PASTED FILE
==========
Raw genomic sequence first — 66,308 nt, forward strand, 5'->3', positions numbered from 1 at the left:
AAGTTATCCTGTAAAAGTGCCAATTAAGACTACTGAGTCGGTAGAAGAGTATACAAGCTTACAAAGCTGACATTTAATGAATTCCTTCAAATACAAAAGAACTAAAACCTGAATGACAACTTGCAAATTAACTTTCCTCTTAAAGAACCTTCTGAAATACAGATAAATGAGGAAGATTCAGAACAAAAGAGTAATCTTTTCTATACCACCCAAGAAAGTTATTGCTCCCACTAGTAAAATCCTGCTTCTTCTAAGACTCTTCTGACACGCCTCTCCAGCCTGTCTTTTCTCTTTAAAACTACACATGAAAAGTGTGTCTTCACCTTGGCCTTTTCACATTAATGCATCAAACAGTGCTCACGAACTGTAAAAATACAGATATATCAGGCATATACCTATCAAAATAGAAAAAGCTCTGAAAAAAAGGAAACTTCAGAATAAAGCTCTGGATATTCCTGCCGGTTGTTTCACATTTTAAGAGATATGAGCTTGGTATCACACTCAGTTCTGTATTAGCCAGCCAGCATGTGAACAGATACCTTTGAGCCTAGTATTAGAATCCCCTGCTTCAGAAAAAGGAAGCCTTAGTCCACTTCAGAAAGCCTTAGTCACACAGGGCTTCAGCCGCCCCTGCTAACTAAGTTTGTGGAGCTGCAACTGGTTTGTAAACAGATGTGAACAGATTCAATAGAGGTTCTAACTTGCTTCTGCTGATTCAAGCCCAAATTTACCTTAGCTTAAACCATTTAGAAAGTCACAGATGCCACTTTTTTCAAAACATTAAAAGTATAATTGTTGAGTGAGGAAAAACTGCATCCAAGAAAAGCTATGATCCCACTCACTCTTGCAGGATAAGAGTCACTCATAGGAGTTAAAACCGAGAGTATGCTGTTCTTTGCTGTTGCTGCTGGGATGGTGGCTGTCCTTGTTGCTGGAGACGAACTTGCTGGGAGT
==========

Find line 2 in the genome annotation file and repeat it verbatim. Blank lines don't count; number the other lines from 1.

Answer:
AAGTTATCCTGTAAAAGTGCCAATTAAGACTACTGAGTCGGTAGAAGAGTATACAAGCTTACAAAGCTGACATTTAATGAATTCCTTCAAATACAAAAGAACTAAAACCTGAATGACAACTTGCAAATTAACTTTCCTCTTAAAGAACCTTCTGAAATACAGATAAATGAGGAAGATTCAGAACAAAAGAGTAATCTTTTCTATACCACCCAAGAAAGTTATTGCTCCCACTAGTAAAATCCTGCTTCTTCTAAGACTCTTCTGACACGCCTCTCCAGCCTGTCTTTTCTCTTTAAAACTACACATGAAAAGTGTGTCTTCACCTTGGCCTTTTCACATTAATGCATCAAACAGTGCTCACGAACTGTAAAAATACAGATATATCAGGCATATACCTATCAAAATAGAAAAAGCTCTGAAAAAAAGGAAACTTCAGAATAAAGCTCTGGATATTCCTGCCGGTTGTTTCACATTTTAAGAGATATGAGCTTGGTATCACACTCAGTTCTGTATTAGCCAGCCAGCATGTGAACAGATACCTTTGAGCCTAGTATTAGAATCCCCTGCTTCAGAAAAAGGAAGCCTTAGTCCACTTCAGAAAGCCTTAGTCACACAGGGCTTCAGCCGCCCCTGCTAACTAAGTTTGTGGAGCTGCAACTGGTTTGTAAACAGATGTGAACAGATTCAATAGAGGTTCTAACTTGCTTCTGCTGATTCAAGCCCAAATTTACCTTAGCTTAAACCATTTAGAAAGTCACAGATGCCACTTTTTTCAAAACATTAAAAGTATAATTGTTGAGTGAGGAAAAACTGCATCCAAGAAAAGCTATGATCCCACTCACTCTTGCAGGATAAGAGTCACTCATAGGAGTTAAAACCGAGAGTATGCTGTTCTTTGCTGTTGCTGCTGGGATGGTGGCTGTCCTTGTTGCTGGAGACGAACTTGCTGGGAGT